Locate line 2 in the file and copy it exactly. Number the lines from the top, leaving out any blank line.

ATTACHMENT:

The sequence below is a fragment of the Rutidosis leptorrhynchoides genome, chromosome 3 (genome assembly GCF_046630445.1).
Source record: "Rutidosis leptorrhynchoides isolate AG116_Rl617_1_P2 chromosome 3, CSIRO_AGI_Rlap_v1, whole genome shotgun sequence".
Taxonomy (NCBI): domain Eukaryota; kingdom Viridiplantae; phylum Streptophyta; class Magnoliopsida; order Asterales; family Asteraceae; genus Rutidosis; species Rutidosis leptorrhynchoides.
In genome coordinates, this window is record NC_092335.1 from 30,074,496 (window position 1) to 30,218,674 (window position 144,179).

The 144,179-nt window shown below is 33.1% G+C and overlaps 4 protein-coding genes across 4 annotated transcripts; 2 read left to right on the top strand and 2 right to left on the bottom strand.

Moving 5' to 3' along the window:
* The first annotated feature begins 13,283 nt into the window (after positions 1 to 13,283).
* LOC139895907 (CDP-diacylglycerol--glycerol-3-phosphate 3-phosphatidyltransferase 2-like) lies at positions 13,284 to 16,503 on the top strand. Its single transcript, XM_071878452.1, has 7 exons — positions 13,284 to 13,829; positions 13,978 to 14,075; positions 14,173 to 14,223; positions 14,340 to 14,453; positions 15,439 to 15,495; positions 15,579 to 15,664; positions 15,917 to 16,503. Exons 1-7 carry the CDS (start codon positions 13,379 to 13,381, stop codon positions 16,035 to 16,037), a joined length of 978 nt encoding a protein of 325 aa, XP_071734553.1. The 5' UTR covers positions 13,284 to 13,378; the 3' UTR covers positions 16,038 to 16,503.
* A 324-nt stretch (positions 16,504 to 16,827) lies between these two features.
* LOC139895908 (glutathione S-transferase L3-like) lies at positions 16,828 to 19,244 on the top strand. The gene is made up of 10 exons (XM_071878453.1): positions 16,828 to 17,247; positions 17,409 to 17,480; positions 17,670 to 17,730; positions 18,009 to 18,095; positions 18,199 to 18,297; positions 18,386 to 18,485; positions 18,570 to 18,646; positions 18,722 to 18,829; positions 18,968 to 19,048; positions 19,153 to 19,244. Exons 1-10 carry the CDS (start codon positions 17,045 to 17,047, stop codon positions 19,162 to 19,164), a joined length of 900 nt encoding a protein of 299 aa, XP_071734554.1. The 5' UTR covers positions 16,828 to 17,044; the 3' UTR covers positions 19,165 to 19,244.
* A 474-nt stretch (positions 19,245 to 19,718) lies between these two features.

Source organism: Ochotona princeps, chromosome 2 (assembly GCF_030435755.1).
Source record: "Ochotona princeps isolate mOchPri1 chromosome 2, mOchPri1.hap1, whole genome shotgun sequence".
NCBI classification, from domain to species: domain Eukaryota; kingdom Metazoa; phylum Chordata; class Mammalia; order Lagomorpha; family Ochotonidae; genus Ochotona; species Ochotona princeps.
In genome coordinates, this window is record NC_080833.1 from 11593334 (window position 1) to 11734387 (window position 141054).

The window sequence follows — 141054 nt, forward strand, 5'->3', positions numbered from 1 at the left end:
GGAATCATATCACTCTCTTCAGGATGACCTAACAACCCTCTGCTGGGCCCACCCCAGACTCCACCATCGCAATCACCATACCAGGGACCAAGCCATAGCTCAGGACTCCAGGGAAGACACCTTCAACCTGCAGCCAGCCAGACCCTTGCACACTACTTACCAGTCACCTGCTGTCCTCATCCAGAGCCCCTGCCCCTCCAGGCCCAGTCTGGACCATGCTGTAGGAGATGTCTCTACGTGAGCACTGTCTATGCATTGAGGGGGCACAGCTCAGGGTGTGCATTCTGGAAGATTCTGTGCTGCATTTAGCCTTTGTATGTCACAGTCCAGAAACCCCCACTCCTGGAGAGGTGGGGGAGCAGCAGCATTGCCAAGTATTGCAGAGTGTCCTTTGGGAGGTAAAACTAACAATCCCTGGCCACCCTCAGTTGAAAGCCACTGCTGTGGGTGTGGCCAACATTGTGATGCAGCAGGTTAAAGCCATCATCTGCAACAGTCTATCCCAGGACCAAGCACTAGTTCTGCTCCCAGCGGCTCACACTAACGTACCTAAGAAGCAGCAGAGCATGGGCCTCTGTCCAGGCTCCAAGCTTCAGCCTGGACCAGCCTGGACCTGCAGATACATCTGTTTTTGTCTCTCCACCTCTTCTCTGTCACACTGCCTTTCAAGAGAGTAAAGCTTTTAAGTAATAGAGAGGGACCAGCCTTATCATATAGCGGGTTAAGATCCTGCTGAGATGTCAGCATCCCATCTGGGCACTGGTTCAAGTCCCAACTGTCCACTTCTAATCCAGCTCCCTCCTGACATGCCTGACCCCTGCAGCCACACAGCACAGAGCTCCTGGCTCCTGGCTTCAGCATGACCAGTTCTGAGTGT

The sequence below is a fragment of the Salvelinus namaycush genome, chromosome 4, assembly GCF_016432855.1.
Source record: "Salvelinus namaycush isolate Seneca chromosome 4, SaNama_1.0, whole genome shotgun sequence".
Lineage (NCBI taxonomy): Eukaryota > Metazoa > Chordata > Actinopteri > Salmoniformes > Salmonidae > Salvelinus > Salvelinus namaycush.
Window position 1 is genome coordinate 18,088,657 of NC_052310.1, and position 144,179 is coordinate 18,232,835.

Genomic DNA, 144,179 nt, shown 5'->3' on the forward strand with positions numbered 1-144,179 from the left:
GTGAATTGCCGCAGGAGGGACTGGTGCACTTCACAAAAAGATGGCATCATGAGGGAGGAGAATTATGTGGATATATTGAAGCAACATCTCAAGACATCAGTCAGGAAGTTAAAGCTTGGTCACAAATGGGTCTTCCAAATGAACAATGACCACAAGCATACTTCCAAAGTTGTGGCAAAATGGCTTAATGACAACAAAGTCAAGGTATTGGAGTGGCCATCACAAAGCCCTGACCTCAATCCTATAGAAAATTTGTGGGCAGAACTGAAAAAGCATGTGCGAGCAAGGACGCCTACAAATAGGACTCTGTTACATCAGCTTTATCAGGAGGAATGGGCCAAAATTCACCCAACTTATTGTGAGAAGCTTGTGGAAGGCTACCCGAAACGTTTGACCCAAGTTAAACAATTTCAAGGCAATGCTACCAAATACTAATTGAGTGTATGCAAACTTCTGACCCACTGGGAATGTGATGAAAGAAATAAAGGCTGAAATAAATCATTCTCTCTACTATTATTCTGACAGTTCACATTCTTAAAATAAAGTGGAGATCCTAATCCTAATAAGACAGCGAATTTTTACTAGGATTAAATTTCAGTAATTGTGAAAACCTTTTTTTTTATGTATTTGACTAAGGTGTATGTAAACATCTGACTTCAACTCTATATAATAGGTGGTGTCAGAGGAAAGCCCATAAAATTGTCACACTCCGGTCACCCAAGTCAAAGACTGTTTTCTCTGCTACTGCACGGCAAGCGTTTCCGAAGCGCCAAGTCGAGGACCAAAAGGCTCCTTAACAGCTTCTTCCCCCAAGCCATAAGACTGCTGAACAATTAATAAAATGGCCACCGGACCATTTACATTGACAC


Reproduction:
Source record: "Rutidosis leptorrhynchoides isolate AG116_Rl617_1_P2 chromosome 3, CSIRO_AGI_Rlap_v1, whole genome shotgun sequence".